From sharing knowledge to financing a project collaboratively, we are witnessing the birth of what is probably the most powerful use of the Internet: crowdsourcing. That is: anonymous, mass cooperative working.
On the many relevant areas it can be used, one of the most important in terms of humanitarism is crisis mapping. From any net-connected device, individuals can submit information to a centralized, geographically ordered computer system, and thus power effective early warning for rapid response to complex humanitarian emergencies, may them be political, social or environmental.
Digital Technologies for 21st Century Democracy‘s speaker Patrick Meier‘s work has been vital in the development of crisis mapping. He worked on one of its key tests: the response to 2010′s earthquake in Haiti.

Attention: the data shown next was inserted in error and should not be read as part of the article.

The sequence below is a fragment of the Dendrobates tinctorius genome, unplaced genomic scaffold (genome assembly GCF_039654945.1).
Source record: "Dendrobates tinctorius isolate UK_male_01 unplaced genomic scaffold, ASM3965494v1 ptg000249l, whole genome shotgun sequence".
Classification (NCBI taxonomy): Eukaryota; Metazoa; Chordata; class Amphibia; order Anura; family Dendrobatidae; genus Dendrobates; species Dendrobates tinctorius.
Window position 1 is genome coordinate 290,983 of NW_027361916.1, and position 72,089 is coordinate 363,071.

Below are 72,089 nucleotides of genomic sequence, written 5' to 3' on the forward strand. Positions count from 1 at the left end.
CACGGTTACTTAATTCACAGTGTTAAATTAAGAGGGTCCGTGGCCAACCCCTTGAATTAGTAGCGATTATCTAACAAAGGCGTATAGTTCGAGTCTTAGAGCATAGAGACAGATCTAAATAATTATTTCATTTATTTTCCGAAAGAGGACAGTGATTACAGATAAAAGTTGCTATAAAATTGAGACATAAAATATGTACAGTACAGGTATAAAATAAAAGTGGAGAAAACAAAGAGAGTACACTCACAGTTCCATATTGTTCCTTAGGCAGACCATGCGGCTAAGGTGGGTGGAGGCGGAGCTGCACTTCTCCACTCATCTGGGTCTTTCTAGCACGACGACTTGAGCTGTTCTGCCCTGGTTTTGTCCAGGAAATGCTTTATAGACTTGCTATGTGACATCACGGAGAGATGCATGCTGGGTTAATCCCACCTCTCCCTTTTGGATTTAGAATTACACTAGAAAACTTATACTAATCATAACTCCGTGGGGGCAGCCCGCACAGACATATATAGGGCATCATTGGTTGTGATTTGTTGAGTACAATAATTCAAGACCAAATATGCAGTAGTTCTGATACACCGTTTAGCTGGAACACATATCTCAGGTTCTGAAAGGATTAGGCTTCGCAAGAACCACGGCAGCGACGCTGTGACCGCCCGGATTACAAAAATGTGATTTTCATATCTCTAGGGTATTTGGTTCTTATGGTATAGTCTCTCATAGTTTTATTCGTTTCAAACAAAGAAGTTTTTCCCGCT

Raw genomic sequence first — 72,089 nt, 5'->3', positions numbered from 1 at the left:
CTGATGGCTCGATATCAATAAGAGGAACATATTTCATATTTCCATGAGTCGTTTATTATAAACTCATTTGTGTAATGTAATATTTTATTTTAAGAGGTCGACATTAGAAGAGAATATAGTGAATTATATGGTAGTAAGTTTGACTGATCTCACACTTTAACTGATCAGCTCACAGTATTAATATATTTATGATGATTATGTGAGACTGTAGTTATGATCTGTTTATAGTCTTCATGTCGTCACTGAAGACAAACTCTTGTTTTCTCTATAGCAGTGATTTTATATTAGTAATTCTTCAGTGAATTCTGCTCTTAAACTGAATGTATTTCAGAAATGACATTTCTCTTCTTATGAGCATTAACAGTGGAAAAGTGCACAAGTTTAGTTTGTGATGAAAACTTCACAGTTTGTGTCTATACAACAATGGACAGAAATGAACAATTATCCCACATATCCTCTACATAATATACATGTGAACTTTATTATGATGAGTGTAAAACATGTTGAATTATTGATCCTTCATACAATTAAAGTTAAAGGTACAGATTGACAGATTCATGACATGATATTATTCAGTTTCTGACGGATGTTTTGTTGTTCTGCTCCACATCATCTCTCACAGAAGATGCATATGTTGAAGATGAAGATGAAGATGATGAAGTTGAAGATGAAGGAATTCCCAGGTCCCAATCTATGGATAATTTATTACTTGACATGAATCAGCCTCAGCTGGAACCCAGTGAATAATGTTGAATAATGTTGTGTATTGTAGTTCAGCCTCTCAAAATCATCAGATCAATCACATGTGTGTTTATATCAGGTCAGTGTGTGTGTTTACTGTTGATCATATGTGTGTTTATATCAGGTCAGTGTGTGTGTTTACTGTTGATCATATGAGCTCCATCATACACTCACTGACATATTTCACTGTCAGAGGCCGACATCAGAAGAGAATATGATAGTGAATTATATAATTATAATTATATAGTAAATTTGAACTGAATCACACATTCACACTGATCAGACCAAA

Taken individually, these bits of data might not be terribly useful. The goal is that by aggregating the incidents in a visual format, people and organizations using the site will be able to see patterns of destruction, to determine where services should be concentrated. A red dot on the map, for example, signifies that looting is happening near a town called Pétionville; another shows that Hotel Villa Creole has become a site of medical triage.